HOT Article: Towards new lanthanide architectures

In this HOT article, Faulkner and co-workers describe the self-assembly between di-carboxylate ions and a binuclear europium compound and some stable adducts and heterometallic lanthanide complexes. The synthetic approach may shed light on the design and synthesis of other new lanthanide architectures by spatial matching the interactions between two kinetically stable complexes or by well designed building blocks.

This article is part of a forthcoming themed issue on self assembly in inorganic chemistry, with Guest Editors Paul Kruger (University of Canterbury) and Thorri Gunnlaugsson (Trinity College Dublin).

Read more for FREE about these developments in self assembly at:
Self-assembly between dicarboxylate ions and a binuclear europium complex: formation of stable adducts and heterometallic lanthanide complexes
James A. Tilney, Thomas Just Sørensen, Benjamin P. Burton-Pye and Stephen Faulkner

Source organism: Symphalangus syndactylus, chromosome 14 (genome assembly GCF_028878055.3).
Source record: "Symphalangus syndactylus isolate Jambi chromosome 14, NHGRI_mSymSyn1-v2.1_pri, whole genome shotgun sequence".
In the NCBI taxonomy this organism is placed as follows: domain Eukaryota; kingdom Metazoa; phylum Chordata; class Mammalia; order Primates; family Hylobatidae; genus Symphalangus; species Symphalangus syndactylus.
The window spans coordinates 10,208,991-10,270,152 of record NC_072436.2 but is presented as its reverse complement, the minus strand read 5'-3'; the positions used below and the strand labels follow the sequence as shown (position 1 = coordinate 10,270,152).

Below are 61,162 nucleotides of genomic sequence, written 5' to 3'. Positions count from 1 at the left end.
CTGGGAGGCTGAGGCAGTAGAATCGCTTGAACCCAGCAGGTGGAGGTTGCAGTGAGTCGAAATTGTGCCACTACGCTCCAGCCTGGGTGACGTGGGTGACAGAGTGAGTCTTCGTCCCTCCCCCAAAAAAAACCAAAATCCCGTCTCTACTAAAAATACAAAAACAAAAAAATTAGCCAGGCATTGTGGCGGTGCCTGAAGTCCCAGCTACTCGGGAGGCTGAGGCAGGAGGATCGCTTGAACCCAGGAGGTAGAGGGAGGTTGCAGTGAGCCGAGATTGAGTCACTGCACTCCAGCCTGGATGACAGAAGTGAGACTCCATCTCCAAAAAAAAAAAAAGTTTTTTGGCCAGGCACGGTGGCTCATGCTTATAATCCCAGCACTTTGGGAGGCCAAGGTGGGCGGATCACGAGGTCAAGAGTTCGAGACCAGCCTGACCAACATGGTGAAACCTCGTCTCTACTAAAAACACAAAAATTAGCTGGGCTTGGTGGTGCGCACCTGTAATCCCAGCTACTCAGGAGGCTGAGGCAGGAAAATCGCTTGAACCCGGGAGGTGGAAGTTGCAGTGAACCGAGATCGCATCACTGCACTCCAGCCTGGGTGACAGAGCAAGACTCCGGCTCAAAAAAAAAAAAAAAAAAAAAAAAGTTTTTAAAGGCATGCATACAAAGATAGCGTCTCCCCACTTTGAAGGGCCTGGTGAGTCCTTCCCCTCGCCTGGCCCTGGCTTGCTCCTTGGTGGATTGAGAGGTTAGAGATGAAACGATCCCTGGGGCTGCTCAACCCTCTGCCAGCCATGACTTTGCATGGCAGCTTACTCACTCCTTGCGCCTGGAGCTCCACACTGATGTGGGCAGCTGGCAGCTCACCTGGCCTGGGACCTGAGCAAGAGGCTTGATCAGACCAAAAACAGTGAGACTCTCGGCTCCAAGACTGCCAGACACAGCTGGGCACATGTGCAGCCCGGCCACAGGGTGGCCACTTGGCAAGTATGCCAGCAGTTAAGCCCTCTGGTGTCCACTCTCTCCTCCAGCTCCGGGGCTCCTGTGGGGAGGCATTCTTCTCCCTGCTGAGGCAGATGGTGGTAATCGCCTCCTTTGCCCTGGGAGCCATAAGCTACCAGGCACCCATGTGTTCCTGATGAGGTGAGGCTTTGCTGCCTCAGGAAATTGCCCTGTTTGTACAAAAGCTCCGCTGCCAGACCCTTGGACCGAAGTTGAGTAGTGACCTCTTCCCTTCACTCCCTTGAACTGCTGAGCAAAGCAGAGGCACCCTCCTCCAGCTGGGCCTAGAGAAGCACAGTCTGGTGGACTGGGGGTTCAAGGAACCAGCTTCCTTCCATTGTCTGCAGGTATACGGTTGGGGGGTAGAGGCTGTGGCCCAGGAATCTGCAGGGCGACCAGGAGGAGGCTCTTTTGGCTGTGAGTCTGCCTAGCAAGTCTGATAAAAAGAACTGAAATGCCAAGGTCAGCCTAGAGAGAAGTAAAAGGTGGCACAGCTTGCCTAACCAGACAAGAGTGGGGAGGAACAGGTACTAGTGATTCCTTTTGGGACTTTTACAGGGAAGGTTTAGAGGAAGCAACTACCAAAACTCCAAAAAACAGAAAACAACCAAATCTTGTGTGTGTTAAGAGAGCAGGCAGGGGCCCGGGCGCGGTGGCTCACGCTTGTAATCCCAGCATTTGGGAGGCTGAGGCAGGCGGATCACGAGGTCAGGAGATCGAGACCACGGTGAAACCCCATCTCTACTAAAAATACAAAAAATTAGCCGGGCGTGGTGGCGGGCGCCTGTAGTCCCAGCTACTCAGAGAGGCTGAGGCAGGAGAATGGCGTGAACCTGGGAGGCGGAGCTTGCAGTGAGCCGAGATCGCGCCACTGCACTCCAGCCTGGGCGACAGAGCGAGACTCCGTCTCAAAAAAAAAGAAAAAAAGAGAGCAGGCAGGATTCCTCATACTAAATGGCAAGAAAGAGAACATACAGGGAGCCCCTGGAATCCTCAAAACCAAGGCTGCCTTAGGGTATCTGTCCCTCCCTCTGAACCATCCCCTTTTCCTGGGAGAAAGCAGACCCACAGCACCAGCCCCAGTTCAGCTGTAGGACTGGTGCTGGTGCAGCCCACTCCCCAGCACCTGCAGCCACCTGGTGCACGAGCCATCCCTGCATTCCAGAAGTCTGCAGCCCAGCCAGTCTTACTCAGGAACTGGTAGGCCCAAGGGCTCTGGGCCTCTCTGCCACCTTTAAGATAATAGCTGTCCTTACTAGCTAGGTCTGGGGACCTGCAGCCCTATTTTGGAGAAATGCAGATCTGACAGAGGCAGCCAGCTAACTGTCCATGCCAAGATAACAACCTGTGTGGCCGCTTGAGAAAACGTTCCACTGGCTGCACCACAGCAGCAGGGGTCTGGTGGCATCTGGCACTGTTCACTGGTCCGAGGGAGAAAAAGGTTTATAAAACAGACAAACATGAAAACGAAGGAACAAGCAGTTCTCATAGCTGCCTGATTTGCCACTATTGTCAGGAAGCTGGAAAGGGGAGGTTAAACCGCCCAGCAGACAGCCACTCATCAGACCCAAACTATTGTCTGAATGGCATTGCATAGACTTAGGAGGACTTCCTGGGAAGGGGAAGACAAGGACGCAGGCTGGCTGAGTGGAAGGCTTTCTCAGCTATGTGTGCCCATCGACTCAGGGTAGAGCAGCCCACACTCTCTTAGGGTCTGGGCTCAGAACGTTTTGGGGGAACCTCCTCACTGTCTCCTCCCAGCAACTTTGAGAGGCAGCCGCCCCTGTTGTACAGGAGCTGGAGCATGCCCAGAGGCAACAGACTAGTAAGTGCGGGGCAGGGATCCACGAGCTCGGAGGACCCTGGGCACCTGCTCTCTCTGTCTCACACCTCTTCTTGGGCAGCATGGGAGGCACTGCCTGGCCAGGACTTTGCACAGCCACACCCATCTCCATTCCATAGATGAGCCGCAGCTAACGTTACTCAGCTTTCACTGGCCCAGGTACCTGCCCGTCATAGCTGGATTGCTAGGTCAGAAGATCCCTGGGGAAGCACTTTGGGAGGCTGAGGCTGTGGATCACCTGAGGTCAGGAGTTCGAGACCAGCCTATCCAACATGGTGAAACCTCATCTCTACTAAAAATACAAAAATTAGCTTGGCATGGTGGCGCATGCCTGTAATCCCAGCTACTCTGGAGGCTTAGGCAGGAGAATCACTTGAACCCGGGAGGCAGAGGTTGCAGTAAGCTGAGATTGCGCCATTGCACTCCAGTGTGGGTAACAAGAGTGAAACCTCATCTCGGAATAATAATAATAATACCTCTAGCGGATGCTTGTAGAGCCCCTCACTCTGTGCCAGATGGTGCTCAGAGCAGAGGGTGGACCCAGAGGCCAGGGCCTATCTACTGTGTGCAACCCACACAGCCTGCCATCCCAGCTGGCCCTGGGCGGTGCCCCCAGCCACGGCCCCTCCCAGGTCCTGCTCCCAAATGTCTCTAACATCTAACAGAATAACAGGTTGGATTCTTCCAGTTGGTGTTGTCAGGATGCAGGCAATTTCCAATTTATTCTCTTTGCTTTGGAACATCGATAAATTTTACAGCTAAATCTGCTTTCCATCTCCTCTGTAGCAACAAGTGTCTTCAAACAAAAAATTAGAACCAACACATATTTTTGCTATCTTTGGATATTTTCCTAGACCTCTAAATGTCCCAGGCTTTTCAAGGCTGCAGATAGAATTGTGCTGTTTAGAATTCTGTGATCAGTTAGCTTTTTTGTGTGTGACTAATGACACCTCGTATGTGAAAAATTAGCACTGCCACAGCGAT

Dalton Trans., 2011, Advance Article
DOI: 10.1039/C1DT11103E

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2 Responses to “HOT Article: Towards new lanthanide architectures”

  1. Thomas Just Sørensen says:

    This is our first expedition into self-assembled structures based on lanthanide-ligand interactions. We have skirted the area previously due to the complex speciation that is possible when you base your work on metal complexes with a minimum of four conformers each. The reason why we did become ensnared by the self-assembly approach is 1) the inherent sensor action in the binding of an eight ligand to a seven coordinate lanthanide complex, where water-with luminescence quenching O-H oscillator-is displaced and an increase in luminescence is observed. And 2) the vast scope and size of the architectures that can be generated via self-assembly.
    The challenge we currently are working on is to find a binding regime where we have as simple a speciation as possible–ideally only one species in solution–and to synthesise the complexes and ligands capable of forming larger structures.

  2. […] Also in the issue is the HOT communication from Stephen Faulkner and co-workers.  You can read Helen’s previous blog post on this article here. […]

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